100 mayors adopt Seoul Declaration for sustainable cities

Publish date: April 20, 2015

100 mayors gathered in Seoul, South Korea, on 9 April 2015, for the ICLEI – Local Governments for Sustainability, World Congress 2015 where they adopted the ICLEI Seoul Declaration – “Building a world of local action”. The declaration is a collaborative document setting out a path to urban sustainability and committing its signatories to undertaking ambitious action. It acknowledges that since cities account for a significant share of global CO2 emissions, they have a key role to play in reducing CO2 emissions and contributing to the implementation of a global post-2015 climate agreement.

The Seoul Declaration sets nine future tasks and objectives on the basis of which some 1,200 ICLEI member cities will be preparing their action plans. These include the creation of a low-carbon city and reduction of greenhouse gas emissions; creation of a resilient city; creation of a resource-efficient and productive city; creation of an eco-mobile city; creation of a smart city; promotion of biodiversity across the city; creation of a happy, healthy and inclusive city; forging a sustainable local economy; and, finally, cooperation on public procurement and on forging a sustainable city region.

City-level climate action – momentum building

The adoption of the Seoul Declaration comes shortly after 30 European cities signed a declaration in Paris, committing themselves to use their collaborative purchasing power, amounting to approximately €10 billion a year, to buy eco-friendly products.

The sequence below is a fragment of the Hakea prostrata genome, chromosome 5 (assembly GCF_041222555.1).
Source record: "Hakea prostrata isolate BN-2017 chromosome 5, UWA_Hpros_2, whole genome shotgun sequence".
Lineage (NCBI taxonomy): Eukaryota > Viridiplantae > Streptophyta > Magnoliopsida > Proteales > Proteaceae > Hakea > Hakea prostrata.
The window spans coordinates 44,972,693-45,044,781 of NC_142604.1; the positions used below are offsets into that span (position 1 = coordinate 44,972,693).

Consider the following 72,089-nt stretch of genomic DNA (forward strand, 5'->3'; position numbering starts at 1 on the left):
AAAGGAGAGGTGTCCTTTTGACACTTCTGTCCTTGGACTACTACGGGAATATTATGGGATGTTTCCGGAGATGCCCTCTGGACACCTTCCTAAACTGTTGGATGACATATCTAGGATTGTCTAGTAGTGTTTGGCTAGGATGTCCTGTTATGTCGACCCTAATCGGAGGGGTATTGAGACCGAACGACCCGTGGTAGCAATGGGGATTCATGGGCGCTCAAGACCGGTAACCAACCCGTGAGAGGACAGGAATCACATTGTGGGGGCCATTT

The ‘inter-governmental’ nature of the climate negotiations under the United Nations Framework Convention on Climate Change (UNFCCC) means that cities are not formally recognised in the process. This, however, should not prevent us from recognising that cities are an important part of the problem and can therefore play a crucial role in the solution to climate change. It is hoped that the Seoul Declaration-driven action plans will enable cities to make significant progress in the lead up to COP 21 in Paris, whilst putting pressure on national governments to reach a binding agreement.

‘Smart cities’ and ‘electromobility’ – two important concepts in the declaration

The declaration recognises cities as key drivers of the transition to a low-carbon, sustainable economy. Bellona is particularly pleased to see the document prioritising the uptake of environmentally sustainable urban mobility solutions. The declaration also commits its signatories to further enlarging and enhancing their activities under the EcoMobility Alliance.

Thanks to Bellona’s activist efforts, Norway saw the adoption of its first EV-friendly incentives in 1990 and today, 25 years later, it represents the country with the highest penetration of EVs in the world. Bellona sees EVs as one of the most promising technologies for improving local air quality, reducing CO2 emissions, and boosting energy security (read more here).

The declaration text further notes that investment will be encouraged in smart urban infrastructure, smart governance, information and communication technologies (ICT), performance measurements, indicators and standardisation, sustainable construction and planning, and promoting local renewables.